Initial Teacher Training - Trainers Pack and Programme


Concepts, Content and Processes

Teaching and learning in the primary school art, craft and design curriculum

Trainee's prior knowledge and experience, on entering the course should be audited in order to make the limited contact time relevant and appropriate to their needs.

The content of the primary art, craft and design curriculum is made up of concepts, processes, media and skills.

Trainers should refer to the Philosophical Dimension section above and, in addition, to the National Curriculum for Art.


Time is required to experiment and explore media and techniques.

Breadth and balance on content needs to be considered:

  • Starting points for practical work (Good examples are in the START; magazine for primary and pre-school teachers of art and design magazines)
  • Ways of working
  • 2-D, 3D, Different scales
  • Media, Digital technology
  • Range of materials and processes
  • Making connections with artist, artist's work and art from different cultures (Refer to Watkins, M. (1998) Artworks; A Scheme of Work for Art from Early Years to Key Stage 2: BBTH Learning Designs – NSEAD Book list)

Trainees should be encouraged to undertake enterprising and entrepreneurial initiatives, for example:

  • Explore alternative ideas
  • Take risks
  • Openness
  • Perseverance
  • Self confidence
  • Creating imaginative, innovative, intuitive, independent responses

Trainers need to develop Trainee's expertise in:

  • Observation and questioning (Start; Issue 20, Page 6 - Picture Power)
  • Communication
  • Problem solving

Early learning goals and Foundation Stage documents should be consulted.

Trainees should have knowledge, understanding and as many practical experiences in the following:


Starting points that allow for:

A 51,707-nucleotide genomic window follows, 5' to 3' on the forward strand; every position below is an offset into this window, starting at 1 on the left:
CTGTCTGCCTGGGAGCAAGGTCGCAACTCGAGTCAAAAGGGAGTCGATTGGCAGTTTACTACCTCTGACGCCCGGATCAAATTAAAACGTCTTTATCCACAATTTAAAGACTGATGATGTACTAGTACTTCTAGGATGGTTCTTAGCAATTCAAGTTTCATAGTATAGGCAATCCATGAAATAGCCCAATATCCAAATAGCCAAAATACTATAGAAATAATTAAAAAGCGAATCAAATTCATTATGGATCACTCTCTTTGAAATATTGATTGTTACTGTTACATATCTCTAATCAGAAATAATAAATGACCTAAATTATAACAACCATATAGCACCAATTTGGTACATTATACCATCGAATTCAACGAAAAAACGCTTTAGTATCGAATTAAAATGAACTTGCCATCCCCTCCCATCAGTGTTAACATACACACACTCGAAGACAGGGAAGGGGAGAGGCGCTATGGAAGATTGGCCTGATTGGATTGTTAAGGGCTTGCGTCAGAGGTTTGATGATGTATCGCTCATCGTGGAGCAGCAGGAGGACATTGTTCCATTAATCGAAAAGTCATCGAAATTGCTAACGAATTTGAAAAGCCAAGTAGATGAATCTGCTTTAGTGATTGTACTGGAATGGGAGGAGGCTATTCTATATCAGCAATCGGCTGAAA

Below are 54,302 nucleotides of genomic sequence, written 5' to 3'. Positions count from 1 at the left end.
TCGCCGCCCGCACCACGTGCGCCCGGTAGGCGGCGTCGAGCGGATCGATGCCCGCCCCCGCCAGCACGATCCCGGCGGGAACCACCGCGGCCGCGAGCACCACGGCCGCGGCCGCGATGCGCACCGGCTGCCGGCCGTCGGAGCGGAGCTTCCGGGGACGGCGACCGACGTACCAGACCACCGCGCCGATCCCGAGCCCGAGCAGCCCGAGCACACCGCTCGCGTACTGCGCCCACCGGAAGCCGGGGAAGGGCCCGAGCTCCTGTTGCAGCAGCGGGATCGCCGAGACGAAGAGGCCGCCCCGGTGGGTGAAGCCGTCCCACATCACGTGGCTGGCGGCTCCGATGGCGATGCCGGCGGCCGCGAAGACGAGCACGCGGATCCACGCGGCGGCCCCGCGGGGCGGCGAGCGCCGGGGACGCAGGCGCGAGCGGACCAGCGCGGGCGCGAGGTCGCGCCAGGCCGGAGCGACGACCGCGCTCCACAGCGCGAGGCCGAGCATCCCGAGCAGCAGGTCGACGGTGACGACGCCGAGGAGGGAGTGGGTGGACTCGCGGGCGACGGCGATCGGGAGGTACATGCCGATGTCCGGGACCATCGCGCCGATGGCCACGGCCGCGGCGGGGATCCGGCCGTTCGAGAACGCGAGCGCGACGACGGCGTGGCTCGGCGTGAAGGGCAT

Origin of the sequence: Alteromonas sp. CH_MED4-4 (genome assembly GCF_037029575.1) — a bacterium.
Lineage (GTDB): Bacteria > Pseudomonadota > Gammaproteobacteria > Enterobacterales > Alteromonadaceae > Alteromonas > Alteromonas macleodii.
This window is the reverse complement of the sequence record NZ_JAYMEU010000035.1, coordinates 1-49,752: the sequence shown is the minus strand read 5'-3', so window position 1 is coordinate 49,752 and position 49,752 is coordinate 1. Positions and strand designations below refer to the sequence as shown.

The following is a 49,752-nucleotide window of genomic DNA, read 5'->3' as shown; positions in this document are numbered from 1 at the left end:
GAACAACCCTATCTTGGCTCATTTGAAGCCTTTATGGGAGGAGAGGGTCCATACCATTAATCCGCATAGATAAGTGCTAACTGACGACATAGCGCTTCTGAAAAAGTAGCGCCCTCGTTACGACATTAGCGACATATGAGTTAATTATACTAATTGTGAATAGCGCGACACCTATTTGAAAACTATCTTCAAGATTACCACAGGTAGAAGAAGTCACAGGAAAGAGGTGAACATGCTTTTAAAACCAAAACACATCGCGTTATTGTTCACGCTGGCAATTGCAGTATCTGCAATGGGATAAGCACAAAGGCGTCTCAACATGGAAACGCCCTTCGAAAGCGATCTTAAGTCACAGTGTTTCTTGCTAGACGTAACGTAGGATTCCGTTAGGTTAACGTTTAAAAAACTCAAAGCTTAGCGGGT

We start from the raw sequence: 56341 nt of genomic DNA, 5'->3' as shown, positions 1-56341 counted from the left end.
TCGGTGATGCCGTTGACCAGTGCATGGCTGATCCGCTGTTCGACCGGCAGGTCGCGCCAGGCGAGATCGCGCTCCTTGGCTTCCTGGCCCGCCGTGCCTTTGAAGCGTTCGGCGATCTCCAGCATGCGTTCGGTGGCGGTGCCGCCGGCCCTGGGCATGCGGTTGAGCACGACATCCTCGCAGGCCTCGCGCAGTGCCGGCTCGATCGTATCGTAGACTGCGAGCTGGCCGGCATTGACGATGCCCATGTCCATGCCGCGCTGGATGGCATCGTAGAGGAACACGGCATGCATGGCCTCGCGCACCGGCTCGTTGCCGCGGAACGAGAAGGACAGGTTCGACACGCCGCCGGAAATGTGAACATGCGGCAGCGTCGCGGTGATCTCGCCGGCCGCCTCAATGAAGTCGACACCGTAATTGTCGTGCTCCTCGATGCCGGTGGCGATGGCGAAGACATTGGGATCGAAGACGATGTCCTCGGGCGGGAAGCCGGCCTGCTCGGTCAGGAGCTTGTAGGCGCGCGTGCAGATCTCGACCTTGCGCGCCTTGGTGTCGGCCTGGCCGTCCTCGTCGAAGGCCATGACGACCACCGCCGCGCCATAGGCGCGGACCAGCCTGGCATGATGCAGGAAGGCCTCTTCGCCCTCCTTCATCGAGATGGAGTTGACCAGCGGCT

• Looking and seeing
  • Experience and activity
  • Imagination and originality
  • Fantasy and imagination
  • Thinking and evaluation
  • Understanding and evaluating artworks (See Jones, G. (1995) Enriching Children's art and Design Through AT2. ESCC)

Visual elements:

  • line
  • tone
  • pattern
  • texture
  • shape
  • space
  • form
  • colour
  • (Refer to key text on NSEAD booklist and Start; magazine for primary and pre-school teachers of art and design for practical activities)


To ensure balance and breadth in the delivery of the primary art and design curriculum Trainees need to re focus their previous experience in art processes to meet the needs of the Primary Pupil.

Main processes to be covered in primary art are:

2 Dimensional

  • Mark making and drawing (The Campaign for Drawing/Power drawing series)
  • Painting
  • Printmaking
  • Collage
  • Textiles (Look at example of practice in START; issue 19: Page 12 – Batik Goes Big)

3 Dimensional

  • Modelling (Look at example of practice in START issue 12 page 16 – Imagination runs riot or the chapter or Clay work in The Primary art and design subject leaders' Handbook NSEAD)
  • sculpting (Including paper sculpting)
  • casting

Media and skills

Trainers should provide Trainees with practical experience in working and experimenting with media to allow them to develop understanding and skills and provide a range of meaningful art, craft and design experiences, appropriate to age and stage:


  • Paint – e.g. Powder, Block, Ready mix,
  • Print – e.g. inks
  • Mark-making – e.g. a range of sketching pencils, pastels
  • Paper – e.g. Cartridge, tissue, sugar paper
  • 3D – e.g. Clay, Mod roc, Paper laminate
  • Digital – refer to digital media link


Trainers need to set up task for trainees to identify knowledge and practical experience in the following skills:

Manipulating material: Eg. Cutting, folding, modelling and constructing

Technical skills: Eg. Using appropriate tools and equipment

Relevant NSEAD booklist:
Barnes, R. 2000 Teaching Art to Young Children 4 – 9 Routledge Falmer
Bowden, J. The Primary Art and Design Subject Leader's Handbook NSEAD
Callaway, G., Kear, M. 1999 Teaching Art and Design in the Primary School
Jones, G. (1995) Enriching Children's art and Design Through AT2. ESCC)
Matthews, J. 2003 Drawing and Painting, Children and Visual Representation. London:Sage
Meager, N. (1995) Teaching Art at Key Stage One. NSEAD
Meager, N. (1995) Teaching Art at Key Stage Two. NSEAD
Meager,N. (2006) Creativity and Culture, Art Projects for Primary Schools. NSEAD
Penny, S., Ford, R., Price, L., Young, S., (2006) Teaching Arts in Primary Schools. Learning Matters
McGill, C., N’Guessan, T., Rosen, M (2007) Exploring Creative Learning. Trentham Books
Callaway, G., Kear, M. (2000) Improving Teaching and Learning in the Arts. Falmer Press

In addition the The Primary Art and Design Subject Leaders' Handbook provides valuable information to help successfully establish and develop the subject in schools. It is a must for every primary coordinator and useful for teacher trainers in addressing the issues with their trainees.